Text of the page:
In order to receive the DICOE distinction, imaging facilities must be accredited by the ACR in all modalities that they offer for which ACR accreditation is available. They must participate in the Dose Index Registry® and General Radiology Improvement Database, in addition to adhering to the radiation-safety guidelines of Image Wisely® and Image Gently®. An ACR team (comprising a radiologist, a medical physicist, and a radiologic technologist) will conduct an on-site survey to review all aspects of the facility’s operations.
In May 2013, the ACR recognized the nation’s firstever DICOE facilities. They are Hackensack University Medical Center (HUMC), in Bergen County, N.J., and Mount Desert Island Hospital in Bar Harbor, Maine, which served as the beta-testing sites for the program. The DICOE award is given to facilities that demonstrate excellence in multiple areas — the professional staff, technology, and policies and procedures the organization follows — but, most importantly, it reflects superior patient care.
Harry Agress Jr., MD, FACR, chair emeritus of the department of radiology at HUMC, says, “When a patient sees that HUMC is an ACR DICOE facility, they will know that this is an institution that has gone beyond the norm to achieve a national standard of excellence. This achievement shows our patients that we want to take the extra step for them — that we take their imaging care extremely seriously and that we’ll do whatever we can to give them the best possible care.”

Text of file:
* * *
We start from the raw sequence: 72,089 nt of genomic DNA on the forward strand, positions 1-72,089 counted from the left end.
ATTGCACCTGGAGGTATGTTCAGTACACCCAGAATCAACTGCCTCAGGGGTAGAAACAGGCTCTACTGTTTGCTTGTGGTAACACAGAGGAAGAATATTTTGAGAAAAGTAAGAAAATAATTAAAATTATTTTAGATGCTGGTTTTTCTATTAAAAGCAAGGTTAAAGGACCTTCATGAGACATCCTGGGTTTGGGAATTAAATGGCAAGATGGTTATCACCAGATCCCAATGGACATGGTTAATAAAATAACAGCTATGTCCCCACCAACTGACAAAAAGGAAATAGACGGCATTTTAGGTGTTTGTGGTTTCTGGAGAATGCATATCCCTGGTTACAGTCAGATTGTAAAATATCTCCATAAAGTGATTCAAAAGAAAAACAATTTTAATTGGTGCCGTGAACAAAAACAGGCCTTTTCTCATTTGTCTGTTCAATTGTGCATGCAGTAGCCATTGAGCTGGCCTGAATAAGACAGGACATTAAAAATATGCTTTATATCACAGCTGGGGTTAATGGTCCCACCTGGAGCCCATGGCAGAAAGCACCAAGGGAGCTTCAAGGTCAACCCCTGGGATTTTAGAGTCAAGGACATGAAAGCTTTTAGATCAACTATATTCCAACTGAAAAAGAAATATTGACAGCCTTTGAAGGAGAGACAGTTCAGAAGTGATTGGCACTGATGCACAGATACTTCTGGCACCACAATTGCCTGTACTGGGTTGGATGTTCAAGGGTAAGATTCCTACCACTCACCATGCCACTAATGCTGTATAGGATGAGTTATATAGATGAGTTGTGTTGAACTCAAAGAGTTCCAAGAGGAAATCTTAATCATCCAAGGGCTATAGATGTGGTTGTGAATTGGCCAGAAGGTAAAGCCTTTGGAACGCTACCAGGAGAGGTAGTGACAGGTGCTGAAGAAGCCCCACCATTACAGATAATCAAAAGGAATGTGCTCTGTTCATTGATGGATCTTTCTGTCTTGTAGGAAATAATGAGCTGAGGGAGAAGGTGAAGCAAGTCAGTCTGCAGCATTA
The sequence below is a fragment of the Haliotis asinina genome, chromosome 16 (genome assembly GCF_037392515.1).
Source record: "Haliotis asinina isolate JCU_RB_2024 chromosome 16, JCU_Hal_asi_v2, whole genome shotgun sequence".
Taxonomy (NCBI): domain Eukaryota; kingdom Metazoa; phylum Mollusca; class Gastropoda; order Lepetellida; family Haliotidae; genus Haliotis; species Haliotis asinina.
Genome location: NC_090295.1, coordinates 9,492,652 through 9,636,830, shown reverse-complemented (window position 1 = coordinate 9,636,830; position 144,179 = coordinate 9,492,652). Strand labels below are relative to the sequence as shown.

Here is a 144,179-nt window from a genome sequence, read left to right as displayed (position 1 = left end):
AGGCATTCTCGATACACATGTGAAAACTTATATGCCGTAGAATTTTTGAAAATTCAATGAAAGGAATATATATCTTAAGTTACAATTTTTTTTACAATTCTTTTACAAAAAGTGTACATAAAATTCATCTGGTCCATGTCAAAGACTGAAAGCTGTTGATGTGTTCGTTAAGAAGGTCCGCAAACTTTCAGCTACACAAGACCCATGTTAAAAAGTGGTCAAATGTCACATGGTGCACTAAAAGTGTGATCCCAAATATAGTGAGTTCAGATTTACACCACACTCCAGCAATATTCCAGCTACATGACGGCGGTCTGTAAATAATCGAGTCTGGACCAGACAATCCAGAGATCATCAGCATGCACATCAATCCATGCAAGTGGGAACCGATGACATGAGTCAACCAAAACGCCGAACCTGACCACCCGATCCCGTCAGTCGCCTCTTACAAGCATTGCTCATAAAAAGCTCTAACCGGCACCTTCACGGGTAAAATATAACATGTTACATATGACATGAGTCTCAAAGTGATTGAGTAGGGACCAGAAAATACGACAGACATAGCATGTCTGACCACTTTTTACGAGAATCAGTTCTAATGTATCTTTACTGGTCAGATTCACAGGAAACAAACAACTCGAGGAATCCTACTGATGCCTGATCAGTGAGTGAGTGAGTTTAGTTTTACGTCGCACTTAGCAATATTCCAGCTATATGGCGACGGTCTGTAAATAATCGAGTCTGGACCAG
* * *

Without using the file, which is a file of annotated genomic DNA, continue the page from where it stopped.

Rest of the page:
|Harry Agress Jr., MD, FACR||John M. Benson, MD, FACR|
The imaging team at HUMC always believed that it had built a top radiology department and established best practices, but it had no way of knowing how well it was actually doing, compared with other departments. “There are honors within many other areas of medicine; however, there were very few avenues for recognition of an entire radiology department — until now,” Agress says.
Agress believes that DICOE takes accreditation to a considerably higher level. “This is a comprehensive evaluation of our entire department and everything that goes into the process of patient care,” he says. “More than ever, patients are looking for that kind of recognition: They want to find the best. Thanks to the ACR, there’s now a way for them to see which hospitals have the best radiology.”
As radiologists take the lead in advancing quality across the continuum of patient care, hospital administrators are also taking notice. “The DICOE award strengthens our relationship with our hospital administration,” Agress says. “Being one of the very first in the country to be recognized by an organization as well respected as the ACR shows that we are very committed to excellence.”